The 2020 college football season was a complete bust for everyone associated with LSU. Everyone except Terrace Marshall that is.
When Ja’Marr Chase opted out prior to the season starting the onus was on Marshall to step up and be the No. 1 receiver and Marshall did that in leaps and bounds. Working with three different quarterbacks, two of whom were true freshmen, and getting shadowed by opposing teams best cover corner, Marshall still dominated in the seven games he played in. Marshall showed he could be a team’s go-to option and at LSU’s Pro Day got to show off his enticing mix of size and speed.
Marshall needed a good 2020 season and to test well in front of pro scouts to work his way into the first round. Nine days from now he’ll have accomplished his mission.
Position: Wide Receiver
Height: 6’2” 5/8
Arm Length: 32 3/4
Hand Size: 9 1/2
Broad Jump: 10’5”
Vertical Jump: 39
40-yard Dash: 4.38
2020 Stats: 48 receptions, 731 yards, 10 touchdowns (seven games)
First thing that jumps out about Terrace Marshall is his size and speed. Standing at 6’2” with 32-inch long arms puts him roughly at the same size as Michael Thomas from the New Orleans Saints. Marshall, like Thomas, uses those long arms and impressive vertical jumping ability to create an absurd catch radius. If the ball is in Marshall’s zip code, he’s got a great chance to come away with it.
But how reliable are those hands? Marshall wasn’t just LSU’s leading receiver last season, he also had the most drops with seven. To his credit Marshall only dropped two passes from Joe Burrow in the 13 games he played during LSU’s 2019 championship run. Perhaps the seven drops can be chalked up to a lack of chemistry with him and TJ Finley and Max Johnson.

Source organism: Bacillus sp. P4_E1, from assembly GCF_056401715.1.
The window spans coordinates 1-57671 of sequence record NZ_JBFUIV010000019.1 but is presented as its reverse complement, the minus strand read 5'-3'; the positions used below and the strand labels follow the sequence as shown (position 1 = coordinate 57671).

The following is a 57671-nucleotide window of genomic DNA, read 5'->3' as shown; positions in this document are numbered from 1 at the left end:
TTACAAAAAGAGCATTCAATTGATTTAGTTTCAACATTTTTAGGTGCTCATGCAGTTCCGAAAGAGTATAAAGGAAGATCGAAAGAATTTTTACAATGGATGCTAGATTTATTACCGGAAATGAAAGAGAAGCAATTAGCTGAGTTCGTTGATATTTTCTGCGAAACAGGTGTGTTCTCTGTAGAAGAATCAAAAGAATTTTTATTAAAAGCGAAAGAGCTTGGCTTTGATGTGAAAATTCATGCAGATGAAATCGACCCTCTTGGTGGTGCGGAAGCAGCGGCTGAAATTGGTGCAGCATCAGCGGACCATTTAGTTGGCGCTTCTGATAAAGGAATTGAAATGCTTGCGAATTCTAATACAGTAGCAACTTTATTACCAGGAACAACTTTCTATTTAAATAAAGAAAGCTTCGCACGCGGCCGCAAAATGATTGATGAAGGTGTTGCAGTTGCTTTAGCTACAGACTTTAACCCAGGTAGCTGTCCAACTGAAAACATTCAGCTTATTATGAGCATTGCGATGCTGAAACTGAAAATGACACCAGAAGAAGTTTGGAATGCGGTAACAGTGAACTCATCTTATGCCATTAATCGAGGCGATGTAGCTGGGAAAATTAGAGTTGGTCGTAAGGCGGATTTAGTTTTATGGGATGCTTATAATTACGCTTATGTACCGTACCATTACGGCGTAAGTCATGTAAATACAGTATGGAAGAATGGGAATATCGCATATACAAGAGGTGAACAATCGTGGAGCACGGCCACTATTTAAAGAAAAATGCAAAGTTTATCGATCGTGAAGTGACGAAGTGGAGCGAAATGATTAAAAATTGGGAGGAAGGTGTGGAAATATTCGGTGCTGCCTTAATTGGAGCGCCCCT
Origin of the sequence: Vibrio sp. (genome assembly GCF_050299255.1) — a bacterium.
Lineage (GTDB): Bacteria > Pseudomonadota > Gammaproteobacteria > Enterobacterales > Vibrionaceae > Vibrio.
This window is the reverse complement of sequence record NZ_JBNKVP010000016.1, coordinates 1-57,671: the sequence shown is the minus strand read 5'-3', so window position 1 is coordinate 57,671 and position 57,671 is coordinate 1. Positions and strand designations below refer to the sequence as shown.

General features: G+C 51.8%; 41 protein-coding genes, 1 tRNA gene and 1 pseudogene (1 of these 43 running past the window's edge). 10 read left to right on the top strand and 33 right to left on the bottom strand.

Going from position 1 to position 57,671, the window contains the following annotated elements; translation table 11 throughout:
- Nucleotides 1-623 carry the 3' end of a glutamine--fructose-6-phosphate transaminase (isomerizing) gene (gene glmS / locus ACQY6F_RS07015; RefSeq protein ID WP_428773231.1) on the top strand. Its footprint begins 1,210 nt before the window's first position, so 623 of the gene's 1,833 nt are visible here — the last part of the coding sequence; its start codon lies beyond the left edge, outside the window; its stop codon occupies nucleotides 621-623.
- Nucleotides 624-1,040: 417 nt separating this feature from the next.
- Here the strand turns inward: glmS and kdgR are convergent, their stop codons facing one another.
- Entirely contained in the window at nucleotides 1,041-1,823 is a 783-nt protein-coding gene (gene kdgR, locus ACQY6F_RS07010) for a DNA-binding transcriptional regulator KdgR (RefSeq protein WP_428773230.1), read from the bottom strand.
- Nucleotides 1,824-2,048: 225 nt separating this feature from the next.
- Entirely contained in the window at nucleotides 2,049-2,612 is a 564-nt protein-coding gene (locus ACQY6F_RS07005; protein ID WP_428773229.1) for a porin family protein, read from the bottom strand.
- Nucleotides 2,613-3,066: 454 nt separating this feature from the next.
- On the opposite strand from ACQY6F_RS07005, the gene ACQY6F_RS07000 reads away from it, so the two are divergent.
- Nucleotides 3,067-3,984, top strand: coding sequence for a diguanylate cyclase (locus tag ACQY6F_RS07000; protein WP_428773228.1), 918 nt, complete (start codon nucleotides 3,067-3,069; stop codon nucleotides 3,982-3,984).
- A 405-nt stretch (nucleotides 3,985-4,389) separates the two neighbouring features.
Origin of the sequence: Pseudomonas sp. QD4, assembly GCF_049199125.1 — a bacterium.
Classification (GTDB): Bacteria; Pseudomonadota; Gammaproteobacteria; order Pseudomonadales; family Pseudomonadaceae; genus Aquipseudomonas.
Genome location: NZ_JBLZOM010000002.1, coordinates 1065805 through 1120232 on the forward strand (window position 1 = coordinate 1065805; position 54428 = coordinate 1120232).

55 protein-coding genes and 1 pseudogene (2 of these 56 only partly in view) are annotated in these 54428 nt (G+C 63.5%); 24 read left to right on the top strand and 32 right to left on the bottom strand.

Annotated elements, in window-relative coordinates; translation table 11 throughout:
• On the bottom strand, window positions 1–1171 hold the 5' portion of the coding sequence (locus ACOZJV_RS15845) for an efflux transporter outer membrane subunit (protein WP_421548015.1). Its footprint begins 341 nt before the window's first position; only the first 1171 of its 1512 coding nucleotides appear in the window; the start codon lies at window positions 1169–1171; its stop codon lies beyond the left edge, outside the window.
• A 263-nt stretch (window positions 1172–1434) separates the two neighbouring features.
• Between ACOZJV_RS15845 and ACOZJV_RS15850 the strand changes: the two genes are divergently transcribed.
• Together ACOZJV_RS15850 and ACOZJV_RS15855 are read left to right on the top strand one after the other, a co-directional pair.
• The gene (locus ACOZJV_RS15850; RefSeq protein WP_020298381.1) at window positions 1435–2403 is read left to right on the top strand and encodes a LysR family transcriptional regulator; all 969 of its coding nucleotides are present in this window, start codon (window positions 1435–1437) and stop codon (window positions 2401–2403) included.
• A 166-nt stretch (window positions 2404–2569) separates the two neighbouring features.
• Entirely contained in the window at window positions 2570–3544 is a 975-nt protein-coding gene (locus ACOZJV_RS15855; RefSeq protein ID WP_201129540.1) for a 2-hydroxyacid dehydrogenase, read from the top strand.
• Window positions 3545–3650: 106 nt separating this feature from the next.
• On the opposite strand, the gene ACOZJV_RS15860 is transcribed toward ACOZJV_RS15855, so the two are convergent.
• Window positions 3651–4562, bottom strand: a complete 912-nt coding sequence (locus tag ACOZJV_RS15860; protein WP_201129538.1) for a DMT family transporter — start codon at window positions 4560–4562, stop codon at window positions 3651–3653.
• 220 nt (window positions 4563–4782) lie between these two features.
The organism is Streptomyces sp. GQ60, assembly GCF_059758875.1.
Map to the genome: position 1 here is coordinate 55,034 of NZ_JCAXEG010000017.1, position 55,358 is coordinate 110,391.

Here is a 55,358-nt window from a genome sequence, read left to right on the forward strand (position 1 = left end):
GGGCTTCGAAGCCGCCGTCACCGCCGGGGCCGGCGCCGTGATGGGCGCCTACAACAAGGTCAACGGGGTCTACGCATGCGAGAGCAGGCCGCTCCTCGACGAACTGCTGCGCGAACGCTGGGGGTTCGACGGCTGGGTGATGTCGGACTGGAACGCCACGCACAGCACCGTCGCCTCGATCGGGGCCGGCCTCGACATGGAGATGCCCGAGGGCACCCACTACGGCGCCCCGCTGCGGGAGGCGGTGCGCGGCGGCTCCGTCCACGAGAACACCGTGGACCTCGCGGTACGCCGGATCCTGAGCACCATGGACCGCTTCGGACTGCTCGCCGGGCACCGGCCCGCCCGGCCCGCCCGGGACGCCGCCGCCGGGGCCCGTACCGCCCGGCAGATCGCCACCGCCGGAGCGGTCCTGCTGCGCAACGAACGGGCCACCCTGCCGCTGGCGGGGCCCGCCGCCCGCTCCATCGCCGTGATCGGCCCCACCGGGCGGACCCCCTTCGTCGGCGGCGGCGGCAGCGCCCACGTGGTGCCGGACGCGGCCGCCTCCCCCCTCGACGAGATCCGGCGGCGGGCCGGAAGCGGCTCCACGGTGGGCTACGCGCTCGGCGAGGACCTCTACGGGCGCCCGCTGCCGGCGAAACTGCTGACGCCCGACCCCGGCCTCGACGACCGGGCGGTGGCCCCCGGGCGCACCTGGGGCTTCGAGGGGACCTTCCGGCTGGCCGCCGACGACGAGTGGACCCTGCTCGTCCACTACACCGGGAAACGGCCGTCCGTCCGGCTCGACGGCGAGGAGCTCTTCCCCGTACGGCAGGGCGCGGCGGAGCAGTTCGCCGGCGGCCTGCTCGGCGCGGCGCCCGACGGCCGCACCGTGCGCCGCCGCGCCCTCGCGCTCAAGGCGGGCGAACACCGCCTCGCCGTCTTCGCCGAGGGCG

What can’t be denied is that Terrace Marshall makes a living catching touchdown passes. Marshall played in 32 career games at LSU and caught 106 passes, 23 resulted in a score. That’s about a touchdown every four catches. Had Marshall played the entire 2020 season he probably breaks Dwayne Bowe’s record school record for career touchdowns (26).
With the game favoring offense more and more Marshall will be a matchup nightmare for opposing defense. That 4.38 speed means he can take the top off the defense and even if a corner can get a hand on him, Marshall has the size and leaping ability to shake him off and go get a contested ball.
He scored that last touchdown despite being interfered with by eventual first round pick Noah Igbinoghene by the way.
In this day and age teams can never have enough playmakers out wide, and there’s plenty of teams picking at the backend of the first round (Tennessee, Baltimore, New Orleans, and Green Bay) who could stand to bolster its receiver room.
The one knock on Marshall is health. As a senior in high school he fractured his fibula and dislocated his ankle. While Marshall was able to play all 13 games in his freshman season at LSU, he was a shell of himself as he attempted to work his way back from that gruesome injury. As a sophomore he fractured his foot against Vanderbilt and missed three games.
But if Marshall is healthy, he’s the kind of receiver that will make any offense better. He showed in 2020 he can be an X-receiver, and in 2019 when he played alongside two other first round receivers he was just as vital to that historic offense’s success as Ja’Marr Chase and Justin Jefferson. He has the size teams covet and the speed defenses fear.
We spent all of last season saying it and it’s worth saying it again. Terrace Marshall: first round draft pick.